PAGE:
It’s important for workspaces to create an environment that adopts creativity and innovation. Now more than ever there is an increased focus on the ‘office experience’. Employees are craving engaging spaces that give them the freedom to thrive at work. Here, Anthony Millington, Creative Director at Amron Architectural explains how metal mesh can contribute to this solution for interior design.

To future-proof workspaces, designers need to design spaces that are predominantly based around an open floorplan which in turn is adaptable to suit a variety of different working styles. These include breakout areas to replace board rooms, multi-purpose furniture, and flexible layouts permitting multiple configurations.

Metal mesh has a long tradition of outdoor use spanning hundreds of years. Over time, metal mesh has earned a reputation as a practical, durable yet surprisingly versatile product thanks in part to its uncanny ability to meet a wide range of specifications. With a variety of practical exterior applications including vent panels, cages, and baskets it is little wonder that metal mesh was eventually introduced to the world of interiors. Its inherently superior performance properties led to its adoption as the go-to material for radiator grilles the world over.

Fast-forward to the present day, metal mesh is an invaluable material asset, its reach permeating every industry from agricultural to automotive. Yet, despite metal mesh’s popularity and prevalence in industrial markets, both architects and interior designers alike continue to probe its potential for architectural and creative applications.

Most recently, forward-thinking practices have implemented mesh partitions as a means of mediating the compartmentalised cubicles of yesteryear with increasingly popular open-plan office environments. Not only do moveable woven and expanded mesh walls and space dividers provide a good interface between open and closed office layouts, but they also enable airflow whilst providing a visible demarcation. This can have a multitude of benefits including better access to natural daylight, increased levels of concentration amongst the workforce and may even help some people curb social anxiety in the workplace.

Statistics show that 40% of the population identify themselves as introverted,  these partitions, albeit open/punctured ones, have a somewhat similar psychological effect as a completely closed-off cubicle would, i.e., being walled off from the world and able to fully fixate on tasks at hand. This, in turn, can benefit the quality of life immeasurably for those who would otherwise feel a relative level of discomfort at work and perhaps not perform as well as they could.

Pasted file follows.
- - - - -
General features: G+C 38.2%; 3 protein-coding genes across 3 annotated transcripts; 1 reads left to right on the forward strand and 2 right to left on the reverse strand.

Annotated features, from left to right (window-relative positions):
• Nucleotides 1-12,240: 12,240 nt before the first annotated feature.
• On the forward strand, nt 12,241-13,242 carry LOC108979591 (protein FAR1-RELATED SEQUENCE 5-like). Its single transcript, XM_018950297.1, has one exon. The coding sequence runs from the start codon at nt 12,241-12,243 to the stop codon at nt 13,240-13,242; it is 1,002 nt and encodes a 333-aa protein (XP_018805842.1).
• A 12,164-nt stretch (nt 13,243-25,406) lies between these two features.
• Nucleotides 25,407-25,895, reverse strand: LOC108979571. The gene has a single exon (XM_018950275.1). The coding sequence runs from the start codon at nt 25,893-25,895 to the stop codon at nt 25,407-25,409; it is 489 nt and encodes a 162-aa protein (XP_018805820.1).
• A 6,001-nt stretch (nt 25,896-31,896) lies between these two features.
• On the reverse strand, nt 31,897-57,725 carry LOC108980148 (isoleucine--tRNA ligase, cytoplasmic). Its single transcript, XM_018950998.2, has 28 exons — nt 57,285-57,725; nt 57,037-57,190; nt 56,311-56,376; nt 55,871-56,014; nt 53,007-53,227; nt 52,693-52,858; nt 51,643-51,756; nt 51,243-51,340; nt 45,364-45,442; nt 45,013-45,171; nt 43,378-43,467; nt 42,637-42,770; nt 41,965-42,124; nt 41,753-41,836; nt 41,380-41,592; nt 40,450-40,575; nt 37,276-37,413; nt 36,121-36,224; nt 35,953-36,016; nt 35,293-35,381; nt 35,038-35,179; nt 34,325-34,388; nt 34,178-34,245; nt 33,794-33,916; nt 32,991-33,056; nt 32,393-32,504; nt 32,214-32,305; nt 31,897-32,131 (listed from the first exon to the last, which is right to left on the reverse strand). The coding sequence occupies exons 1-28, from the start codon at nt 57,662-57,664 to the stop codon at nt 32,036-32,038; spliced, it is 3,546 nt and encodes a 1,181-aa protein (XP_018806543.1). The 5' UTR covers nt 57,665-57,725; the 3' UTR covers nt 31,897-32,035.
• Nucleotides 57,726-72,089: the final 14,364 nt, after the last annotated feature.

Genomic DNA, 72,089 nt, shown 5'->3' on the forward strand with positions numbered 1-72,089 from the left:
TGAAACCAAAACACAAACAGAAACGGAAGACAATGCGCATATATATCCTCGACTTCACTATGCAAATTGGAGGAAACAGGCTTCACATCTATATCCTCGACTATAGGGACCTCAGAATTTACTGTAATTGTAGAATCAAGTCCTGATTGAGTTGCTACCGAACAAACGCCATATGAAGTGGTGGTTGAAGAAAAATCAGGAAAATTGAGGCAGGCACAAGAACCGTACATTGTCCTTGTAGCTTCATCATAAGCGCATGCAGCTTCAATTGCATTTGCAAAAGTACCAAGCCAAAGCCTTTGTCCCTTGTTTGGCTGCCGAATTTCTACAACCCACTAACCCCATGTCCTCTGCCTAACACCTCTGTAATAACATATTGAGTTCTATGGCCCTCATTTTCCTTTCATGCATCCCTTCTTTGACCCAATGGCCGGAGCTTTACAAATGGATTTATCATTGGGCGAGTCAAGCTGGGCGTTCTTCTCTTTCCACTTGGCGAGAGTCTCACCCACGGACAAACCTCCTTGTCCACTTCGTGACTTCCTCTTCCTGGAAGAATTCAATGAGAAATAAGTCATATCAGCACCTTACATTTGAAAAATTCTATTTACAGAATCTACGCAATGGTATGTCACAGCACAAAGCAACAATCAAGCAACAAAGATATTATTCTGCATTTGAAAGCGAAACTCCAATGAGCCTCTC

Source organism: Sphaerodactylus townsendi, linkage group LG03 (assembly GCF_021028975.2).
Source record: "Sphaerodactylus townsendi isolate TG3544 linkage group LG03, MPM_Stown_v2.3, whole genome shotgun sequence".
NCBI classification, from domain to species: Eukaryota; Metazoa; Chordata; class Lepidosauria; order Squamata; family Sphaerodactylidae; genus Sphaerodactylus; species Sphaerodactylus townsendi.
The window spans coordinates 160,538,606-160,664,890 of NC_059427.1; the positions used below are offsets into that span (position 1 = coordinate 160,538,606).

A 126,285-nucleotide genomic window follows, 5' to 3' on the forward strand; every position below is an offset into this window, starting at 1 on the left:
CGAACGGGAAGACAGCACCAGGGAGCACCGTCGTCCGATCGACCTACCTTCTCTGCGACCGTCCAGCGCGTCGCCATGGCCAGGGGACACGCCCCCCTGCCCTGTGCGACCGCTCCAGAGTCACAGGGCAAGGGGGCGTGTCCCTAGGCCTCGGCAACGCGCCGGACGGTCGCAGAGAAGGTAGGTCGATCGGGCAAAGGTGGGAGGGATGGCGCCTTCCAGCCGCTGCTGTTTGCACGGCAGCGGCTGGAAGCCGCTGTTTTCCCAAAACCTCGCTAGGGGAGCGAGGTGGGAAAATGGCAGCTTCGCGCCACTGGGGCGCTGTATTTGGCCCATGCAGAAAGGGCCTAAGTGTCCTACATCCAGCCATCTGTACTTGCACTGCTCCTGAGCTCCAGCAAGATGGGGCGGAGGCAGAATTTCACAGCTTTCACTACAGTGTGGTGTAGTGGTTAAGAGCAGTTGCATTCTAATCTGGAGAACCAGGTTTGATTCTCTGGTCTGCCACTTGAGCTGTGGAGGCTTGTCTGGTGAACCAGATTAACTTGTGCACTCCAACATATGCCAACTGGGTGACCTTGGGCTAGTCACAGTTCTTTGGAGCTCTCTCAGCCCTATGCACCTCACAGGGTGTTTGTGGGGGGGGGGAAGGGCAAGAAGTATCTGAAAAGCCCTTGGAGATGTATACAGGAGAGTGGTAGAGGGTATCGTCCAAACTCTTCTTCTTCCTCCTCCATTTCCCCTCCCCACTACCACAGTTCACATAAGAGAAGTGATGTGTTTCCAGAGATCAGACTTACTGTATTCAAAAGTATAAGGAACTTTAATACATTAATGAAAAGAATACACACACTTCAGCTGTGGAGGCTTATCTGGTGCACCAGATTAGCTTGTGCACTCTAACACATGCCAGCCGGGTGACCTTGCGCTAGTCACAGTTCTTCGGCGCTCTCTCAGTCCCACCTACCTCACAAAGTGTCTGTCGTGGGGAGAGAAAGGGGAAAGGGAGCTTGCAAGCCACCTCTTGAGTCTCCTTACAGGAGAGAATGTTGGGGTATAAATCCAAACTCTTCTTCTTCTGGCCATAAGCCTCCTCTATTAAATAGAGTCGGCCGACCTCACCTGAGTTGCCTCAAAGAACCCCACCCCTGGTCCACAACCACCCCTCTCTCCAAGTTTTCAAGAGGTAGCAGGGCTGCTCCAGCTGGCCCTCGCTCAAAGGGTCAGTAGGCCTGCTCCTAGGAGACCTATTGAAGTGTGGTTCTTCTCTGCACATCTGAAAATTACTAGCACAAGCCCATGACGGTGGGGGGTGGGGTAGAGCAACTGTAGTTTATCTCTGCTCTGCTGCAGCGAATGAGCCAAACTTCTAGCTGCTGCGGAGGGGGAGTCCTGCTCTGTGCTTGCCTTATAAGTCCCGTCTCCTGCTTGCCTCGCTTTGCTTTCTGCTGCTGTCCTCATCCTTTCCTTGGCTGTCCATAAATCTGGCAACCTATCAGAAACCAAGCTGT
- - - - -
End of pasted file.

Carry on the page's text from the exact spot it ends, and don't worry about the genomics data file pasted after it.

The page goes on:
Product in practice
Metal mesh is becoming the ceiling material of choice for commercial interiors, in keeping with the industrial style which is an on-going trend. Again, great for airflow, plus a strong creative solution in making the ceiling space a feature, especially with a powder coated finish. We are also seeing a demand for delicate meshes laminated in glass for use in furniture or as room dividers to build transparent meeting rooms.

Home to a pharmaceutical company, a 320-acre office space had invested £50 million to rejuvenate their headquarters. The refurbishment offers a flexible, open-plan, modernised space with bright colours and a relaxed environment. Spread across 7 floors, the revamped office space features onsite restaurants, a café, gym, and meeting rooms.

Working alongside the interior designers at Uni Space Global Limited, we were asked to specify a ceiling using expanded mesh to give a seamless look. Based on these requirements, our bespoke AC900 ceiling system was the most suitable. It utilised a modified clip-in mild steel ceiling panel where our Zircon 50 expanded mesh was welded to the underside of the frames. We recommend this mesh due to its compatibility with the panel sizes to assist in giving them the look they required.

To complete the project, the ceiling panels were then powder coated in a warm white. This was accompanied by a black acoustic pad, which gave a shadowed presence behind the mesh tiles. Against lighting and modern furniture, the ceiling really complemented the overall finish of the space.

The opportunities that these working practises bring for designing are inspiring and architecturally interesting, and the future of workspace design cannot come soon enough.